OSHA requirements are set by statute, standards and regulations. Our interpretation letters explain these requirements and how they apply to particular circumstances, but they cannot create additional employer obligations. This letter constitutes OSHA's interpretation of the requirements discussed. Note that our enforcement guidance may be affected by changes to OSHA rules. Also, from time to time we update our guidance in response to new information. To keep apprised of such developments, you can consult OSHA's website at http://www.osha.gov.

April 26, 1994

Mr. Gerald W. Lancour
McDonnell Douglas
Post Office Box 516
Saint Louis, Missouri 63166-00516

Dear Mr. Lancour:

This is in further response to your letter of June 17, 1993, concerning rule 29 CFR 1910.1027(m)(3)(iii) in the Cadmium standard for General Industry. Please accept our apology for the long delay in providing our response.

Rule 29 CFR 1910.1027(m)(3)(iii) states, "Where feasible, installed cadmium products shall have a visible label or other indication that cadmium is present." You seek clarification as to the amount of cadmium a product must contain before this rule comes into effect.

The Occupational Safety and Health Administration (OSHA) intends for the cadmium content initiating the applicability of the rule to conform with the criteria in the Hazard Communication Standard, 29 CFR 1910.1200, for initiating the requirement to label carcinogens. Labeling is definitely required if the content of cadmium is 0.1 percent or greater (refer to 29 CFR 1910.1200(d)(5)(ii)). Labeling is required at a lower concentration if the manufacturer, importer, or employer has evidence to indicate that cadmium present in the product in concentrations of less than 0.1 percent could be released in airborne concentrations which would exceed the OSHA permissible exposure limit for cadmium (refer to 29 CFR 1910.1200(d)(5)(iv)).

If an item is mechanically coated with cadmium powder, coated with cadmium-containing paint, cadmium plated, or otherwise surface-treated with cadmium, then the content of cadmium in the material applied to the surface determines whether labelling is required. Under that situation it is inappropriate to base the labelling decision on the content of cadmium in the item.

The label is not required to contain cadmium hazard information. The only information it needs to convey is the location of cadmium-containing products. Please bear in mind that the beneficiaries of the labeling of installed cadmium-containing products include, but are not limited to, employers and their employees engaged in waste disposal, recycling of materials, maintenance work, or repair work. Rule 29 CFR 1910.1027(m)(3)(iii) does not apply to a product manufactured before December 14, 1992, except to the extent that employers using the product have existing knowledge or learn incidentally of cadmium-containing items or materials installed in the product.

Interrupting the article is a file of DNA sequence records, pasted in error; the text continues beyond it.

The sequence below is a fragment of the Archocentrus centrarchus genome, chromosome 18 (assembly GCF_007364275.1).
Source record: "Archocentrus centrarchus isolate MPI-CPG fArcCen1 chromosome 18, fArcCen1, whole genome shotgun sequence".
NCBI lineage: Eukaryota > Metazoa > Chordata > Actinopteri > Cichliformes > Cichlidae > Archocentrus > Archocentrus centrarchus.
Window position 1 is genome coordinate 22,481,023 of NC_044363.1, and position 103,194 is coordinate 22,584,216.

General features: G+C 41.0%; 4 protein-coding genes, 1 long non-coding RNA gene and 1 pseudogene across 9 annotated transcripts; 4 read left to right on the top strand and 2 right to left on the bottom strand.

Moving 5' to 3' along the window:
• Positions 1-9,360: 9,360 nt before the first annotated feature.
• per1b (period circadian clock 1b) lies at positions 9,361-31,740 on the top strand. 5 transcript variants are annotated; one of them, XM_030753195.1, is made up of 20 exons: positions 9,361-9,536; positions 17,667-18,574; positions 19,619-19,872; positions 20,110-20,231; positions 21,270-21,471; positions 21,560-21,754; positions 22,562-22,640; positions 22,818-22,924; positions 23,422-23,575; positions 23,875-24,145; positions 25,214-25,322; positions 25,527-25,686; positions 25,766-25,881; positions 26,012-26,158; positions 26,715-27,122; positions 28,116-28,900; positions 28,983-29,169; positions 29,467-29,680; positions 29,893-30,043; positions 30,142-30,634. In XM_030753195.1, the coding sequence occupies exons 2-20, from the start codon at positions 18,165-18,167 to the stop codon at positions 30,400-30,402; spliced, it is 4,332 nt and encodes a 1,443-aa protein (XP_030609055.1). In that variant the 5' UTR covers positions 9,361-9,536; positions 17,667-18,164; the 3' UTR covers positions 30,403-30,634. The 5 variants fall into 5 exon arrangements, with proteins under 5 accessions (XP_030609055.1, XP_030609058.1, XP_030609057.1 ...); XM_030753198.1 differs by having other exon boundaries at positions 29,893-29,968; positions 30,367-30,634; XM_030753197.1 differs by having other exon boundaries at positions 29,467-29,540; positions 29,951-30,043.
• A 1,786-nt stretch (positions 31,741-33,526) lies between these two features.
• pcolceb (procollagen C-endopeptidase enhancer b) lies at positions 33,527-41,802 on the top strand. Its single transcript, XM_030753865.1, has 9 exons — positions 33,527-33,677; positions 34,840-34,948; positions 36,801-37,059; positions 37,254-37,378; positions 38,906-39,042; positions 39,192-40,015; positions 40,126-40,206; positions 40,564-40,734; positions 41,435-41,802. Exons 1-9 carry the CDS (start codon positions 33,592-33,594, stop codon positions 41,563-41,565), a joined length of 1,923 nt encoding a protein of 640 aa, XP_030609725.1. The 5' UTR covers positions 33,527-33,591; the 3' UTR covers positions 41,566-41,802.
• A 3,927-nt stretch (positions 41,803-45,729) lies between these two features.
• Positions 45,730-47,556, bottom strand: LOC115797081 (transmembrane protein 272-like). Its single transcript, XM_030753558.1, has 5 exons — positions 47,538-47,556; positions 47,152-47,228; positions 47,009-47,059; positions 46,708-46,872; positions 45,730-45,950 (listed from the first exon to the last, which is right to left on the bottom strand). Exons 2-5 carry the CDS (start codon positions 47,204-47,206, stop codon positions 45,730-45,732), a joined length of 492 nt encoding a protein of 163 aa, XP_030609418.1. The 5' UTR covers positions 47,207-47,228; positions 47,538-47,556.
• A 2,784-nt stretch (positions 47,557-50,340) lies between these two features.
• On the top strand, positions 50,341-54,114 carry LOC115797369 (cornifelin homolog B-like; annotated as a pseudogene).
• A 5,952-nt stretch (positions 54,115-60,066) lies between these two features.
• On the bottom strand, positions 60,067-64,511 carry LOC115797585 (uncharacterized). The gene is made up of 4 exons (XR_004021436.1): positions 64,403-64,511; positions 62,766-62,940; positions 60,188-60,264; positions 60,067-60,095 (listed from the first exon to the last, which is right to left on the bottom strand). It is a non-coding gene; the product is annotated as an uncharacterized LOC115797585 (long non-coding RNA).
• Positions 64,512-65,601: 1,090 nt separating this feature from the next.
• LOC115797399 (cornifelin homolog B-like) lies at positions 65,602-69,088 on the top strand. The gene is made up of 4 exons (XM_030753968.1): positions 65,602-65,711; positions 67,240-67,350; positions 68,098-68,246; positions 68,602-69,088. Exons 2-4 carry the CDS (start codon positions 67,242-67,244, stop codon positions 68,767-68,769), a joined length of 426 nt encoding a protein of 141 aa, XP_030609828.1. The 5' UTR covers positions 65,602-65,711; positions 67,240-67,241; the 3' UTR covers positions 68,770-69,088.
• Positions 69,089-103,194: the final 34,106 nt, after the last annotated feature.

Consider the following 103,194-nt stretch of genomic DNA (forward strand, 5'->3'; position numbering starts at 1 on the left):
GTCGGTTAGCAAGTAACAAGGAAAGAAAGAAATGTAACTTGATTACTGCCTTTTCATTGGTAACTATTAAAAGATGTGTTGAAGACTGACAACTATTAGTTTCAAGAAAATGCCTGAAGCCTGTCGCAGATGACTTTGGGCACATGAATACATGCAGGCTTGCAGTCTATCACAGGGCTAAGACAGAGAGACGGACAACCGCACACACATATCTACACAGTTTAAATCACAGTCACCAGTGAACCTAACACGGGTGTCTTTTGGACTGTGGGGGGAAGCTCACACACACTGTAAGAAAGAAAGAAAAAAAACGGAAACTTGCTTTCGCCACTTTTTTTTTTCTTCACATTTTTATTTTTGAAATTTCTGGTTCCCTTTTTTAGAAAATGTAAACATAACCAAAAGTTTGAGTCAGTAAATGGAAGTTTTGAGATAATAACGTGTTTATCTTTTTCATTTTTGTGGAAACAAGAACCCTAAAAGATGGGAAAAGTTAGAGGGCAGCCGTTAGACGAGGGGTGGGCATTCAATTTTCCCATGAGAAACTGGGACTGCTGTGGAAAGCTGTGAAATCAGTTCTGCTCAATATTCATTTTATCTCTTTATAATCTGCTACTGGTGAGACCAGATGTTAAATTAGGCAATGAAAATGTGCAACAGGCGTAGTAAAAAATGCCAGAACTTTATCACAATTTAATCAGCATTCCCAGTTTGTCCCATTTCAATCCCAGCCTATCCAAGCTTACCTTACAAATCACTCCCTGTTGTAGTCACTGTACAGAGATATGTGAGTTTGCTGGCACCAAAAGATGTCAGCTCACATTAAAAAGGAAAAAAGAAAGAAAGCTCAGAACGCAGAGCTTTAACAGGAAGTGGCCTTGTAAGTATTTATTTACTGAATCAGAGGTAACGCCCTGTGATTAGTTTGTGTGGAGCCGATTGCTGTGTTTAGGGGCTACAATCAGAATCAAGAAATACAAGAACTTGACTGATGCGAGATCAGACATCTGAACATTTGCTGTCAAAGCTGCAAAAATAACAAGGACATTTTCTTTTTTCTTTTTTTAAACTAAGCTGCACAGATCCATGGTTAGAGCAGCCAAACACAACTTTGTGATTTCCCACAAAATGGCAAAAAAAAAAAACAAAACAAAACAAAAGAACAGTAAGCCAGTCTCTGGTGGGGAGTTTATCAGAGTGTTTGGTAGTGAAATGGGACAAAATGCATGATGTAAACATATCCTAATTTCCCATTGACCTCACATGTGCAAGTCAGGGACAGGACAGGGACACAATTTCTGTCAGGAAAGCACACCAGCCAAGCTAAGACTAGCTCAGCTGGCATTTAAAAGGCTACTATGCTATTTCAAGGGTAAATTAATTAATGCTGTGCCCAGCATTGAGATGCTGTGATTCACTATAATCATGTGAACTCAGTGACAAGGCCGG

We appreciate the opportunity to clarify this matter for you.


Ruth E. McCully, Director
Office of Health Compliance Assistance

June 17, 1993

Mr. Roger Clark, Director of Compliance
U.S. Department of Labor
Occupational Safety and Health Administration
200 Constitution Avenue, N.W.
Washington, D.C. 20210

Dear Mr. Clark:

McDonnell Douglas Corporation requests your assistance in interpreting the Cadmium Standard, 29 CFR 1910.1027. In our review of the standard we have a question pertaining to labeling of parts which contain trace levels of cadmium.

The Cadmium Standard, 29 CFR 1910.1027(m)(3)(iii) states "Where feasible, installed cadmium products shall have a visible label or other indication cadmium is present." The preamble to the Cadmium Standard, Federal Register, Vol. 57, No. 178, page 42376, cites that if there is a potential for the down-stream user to be exposed above the action level, labeling is required. In addition, as required by the Hazard Communication Standard, 29 CFR 1910.1200(g)(2)(i)(C)(1 and 2), labeling is necessary when parts contain cadmium at concentrations of 0.1% or greater by weight.

McDonnell Douglas Corporation believes the criteria of labeling within 1910.1027(m)(3)(iii) is inconsistent with and far more stringent than the latter two criteria (Cadmium Preamble and Hazard Communication Standard). Further, McDonnell Douglas Corporation believes complying the latter two criteria provides for protection of the down-stream user and reduces the significant burden of labeling small parts and materials containing trace amounts of cadmium.

In light of this inconsistency in labeling requirements and our concern for worker protection, will complying with the labeling guidance offered within the preamble and as required by the Hazard Communication Standard meet the intent and purpose of labeling as stated in the Cadmium Standard?

Your assistance in this interpretation effort is greatly appreciated. Please advise if you require further information.

Gerald W. Lancour, Director
Safety, Health and Environmental Affairs